Chip-level advances, including new processors and circuits, could be the building blocks that lead to a new generation of products and devices. For example, Massachusetts Institute of Technology (MIT) researcher Jurgen Michel wants to develop a microprocessor that uses flashing germanium lasers to transmit data instead of wires. MIT's researchers are using photons instead of electrons to make data transmission more efficient.
Meanwhile, memristor technology could be a faster, more durable and less expensive alternative to flash memory. Hewlett-Packard is building memristors using alternating layers of titanium dioxide and platinum, built in a grid-like pattern. These resistive random access memory chips can store about twice as much data as flash chips but are more than 1,000 times faster than flash memory and could last for millions of rewrite cycles.
Other technologies under development include Tabula's Spacetime technology and its ABAX chip design, which aims to trick the circuit into rearranging itself on demand so that it only appeared to other components to have several layers of active elements.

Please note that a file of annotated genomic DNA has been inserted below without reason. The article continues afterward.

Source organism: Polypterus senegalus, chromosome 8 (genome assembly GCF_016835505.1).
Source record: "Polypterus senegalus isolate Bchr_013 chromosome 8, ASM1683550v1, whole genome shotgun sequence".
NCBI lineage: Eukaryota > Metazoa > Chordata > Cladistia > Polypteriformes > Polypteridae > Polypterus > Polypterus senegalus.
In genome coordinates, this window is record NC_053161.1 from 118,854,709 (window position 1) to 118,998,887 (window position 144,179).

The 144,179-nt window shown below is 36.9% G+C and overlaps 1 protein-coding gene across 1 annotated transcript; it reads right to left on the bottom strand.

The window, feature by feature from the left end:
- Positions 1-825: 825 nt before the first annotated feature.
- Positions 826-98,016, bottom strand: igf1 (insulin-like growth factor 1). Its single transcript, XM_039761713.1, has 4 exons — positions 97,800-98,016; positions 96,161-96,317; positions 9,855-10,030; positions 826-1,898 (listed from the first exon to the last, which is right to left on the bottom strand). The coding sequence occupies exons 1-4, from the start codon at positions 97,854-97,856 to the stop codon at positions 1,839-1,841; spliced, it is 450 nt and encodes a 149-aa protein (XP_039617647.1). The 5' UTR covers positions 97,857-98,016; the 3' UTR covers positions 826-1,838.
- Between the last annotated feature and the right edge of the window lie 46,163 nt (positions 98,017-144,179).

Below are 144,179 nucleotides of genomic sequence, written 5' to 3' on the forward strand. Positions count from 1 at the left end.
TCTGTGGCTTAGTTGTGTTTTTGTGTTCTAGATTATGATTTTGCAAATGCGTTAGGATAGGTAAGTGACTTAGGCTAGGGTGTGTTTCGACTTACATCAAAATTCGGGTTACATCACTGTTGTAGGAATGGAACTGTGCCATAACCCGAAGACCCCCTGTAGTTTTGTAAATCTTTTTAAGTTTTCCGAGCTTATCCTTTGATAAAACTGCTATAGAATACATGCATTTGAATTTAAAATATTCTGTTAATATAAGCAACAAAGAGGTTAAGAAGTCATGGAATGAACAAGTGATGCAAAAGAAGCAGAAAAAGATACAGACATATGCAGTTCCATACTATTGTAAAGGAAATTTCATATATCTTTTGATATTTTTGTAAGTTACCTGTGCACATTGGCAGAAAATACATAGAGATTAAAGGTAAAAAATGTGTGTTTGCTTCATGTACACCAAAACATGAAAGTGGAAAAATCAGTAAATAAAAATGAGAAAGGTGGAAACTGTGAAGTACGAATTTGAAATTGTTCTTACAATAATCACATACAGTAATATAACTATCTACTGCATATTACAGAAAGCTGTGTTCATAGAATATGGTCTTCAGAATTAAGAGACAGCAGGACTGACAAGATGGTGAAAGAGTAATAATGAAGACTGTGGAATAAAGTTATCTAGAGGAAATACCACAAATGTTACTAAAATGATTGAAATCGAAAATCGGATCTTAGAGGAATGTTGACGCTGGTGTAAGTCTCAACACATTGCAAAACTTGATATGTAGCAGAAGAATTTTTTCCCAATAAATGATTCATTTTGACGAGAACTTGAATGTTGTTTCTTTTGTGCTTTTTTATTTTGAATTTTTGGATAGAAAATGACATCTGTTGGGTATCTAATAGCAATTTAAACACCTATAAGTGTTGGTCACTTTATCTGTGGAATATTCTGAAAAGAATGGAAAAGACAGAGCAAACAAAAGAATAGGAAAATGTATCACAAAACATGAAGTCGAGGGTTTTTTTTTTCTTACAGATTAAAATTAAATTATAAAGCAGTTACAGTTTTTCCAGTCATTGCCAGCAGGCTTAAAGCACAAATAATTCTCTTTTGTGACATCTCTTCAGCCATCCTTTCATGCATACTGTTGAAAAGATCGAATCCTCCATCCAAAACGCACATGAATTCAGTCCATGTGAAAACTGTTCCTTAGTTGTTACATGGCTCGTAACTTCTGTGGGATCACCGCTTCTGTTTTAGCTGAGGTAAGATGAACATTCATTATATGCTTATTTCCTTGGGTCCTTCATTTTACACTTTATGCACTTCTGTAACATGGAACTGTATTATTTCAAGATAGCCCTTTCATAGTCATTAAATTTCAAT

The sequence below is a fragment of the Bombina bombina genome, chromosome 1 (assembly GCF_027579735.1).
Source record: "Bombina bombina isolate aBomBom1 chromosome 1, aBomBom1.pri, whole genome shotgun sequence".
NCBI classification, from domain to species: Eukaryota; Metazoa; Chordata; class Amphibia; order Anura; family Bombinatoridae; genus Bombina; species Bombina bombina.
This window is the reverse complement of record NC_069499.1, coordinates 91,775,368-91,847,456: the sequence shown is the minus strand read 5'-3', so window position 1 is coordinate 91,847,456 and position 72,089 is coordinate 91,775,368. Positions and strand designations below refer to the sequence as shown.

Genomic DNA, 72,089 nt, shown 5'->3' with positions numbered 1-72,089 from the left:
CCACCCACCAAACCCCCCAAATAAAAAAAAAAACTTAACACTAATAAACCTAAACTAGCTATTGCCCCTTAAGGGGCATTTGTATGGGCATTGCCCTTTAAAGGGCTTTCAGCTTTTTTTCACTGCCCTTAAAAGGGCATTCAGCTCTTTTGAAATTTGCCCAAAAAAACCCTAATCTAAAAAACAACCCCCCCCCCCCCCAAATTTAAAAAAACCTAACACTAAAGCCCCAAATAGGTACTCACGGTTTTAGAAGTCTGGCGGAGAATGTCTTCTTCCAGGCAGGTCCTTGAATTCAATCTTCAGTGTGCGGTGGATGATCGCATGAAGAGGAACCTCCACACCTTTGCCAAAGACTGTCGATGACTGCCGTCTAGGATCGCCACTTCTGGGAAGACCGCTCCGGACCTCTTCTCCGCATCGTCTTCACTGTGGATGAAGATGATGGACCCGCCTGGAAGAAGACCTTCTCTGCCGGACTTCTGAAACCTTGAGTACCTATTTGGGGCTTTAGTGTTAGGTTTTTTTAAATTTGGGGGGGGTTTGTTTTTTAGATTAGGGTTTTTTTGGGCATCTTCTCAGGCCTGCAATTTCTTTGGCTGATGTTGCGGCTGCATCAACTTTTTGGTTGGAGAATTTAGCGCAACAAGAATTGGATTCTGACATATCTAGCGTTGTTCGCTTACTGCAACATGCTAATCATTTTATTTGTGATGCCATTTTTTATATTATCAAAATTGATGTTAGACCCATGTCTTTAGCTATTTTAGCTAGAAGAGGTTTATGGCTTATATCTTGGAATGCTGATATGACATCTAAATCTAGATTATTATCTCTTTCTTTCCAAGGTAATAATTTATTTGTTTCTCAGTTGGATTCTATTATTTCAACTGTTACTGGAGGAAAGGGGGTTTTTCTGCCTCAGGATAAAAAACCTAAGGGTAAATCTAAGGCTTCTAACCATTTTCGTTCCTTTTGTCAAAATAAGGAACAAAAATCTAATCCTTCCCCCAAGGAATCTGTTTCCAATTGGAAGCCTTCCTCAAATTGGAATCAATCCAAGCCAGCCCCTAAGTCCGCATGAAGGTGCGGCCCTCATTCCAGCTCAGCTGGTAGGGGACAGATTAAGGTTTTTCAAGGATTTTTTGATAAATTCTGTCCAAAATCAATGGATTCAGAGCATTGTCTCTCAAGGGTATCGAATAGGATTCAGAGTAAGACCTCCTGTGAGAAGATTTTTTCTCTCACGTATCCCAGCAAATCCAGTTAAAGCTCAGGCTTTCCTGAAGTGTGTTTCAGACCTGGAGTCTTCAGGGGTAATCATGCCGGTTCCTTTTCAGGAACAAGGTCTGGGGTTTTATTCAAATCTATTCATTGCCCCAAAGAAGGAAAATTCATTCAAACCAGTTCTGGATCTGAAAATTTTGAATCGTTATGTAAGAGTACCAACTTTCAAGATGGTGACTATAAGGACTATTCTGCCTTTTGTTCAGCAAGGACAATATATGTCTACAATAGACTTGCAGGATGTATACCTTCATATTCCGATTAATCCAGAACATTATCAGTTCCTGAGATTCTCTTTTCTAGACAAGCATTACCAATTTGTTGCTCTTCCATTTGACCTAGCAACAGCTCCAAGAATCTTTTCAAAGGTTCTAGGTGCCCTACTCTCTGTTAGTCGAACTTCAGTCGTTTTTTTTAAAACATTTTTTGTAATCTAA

Meanwhile, IBM researchers have developed experimental graphene-based transistors and integrated circuits using standard semiconductor manufacturing techniques, and Xerox's PARC researchers are developed a less expensive and easier method for making electronics by printing circuits on a plastic sheet.
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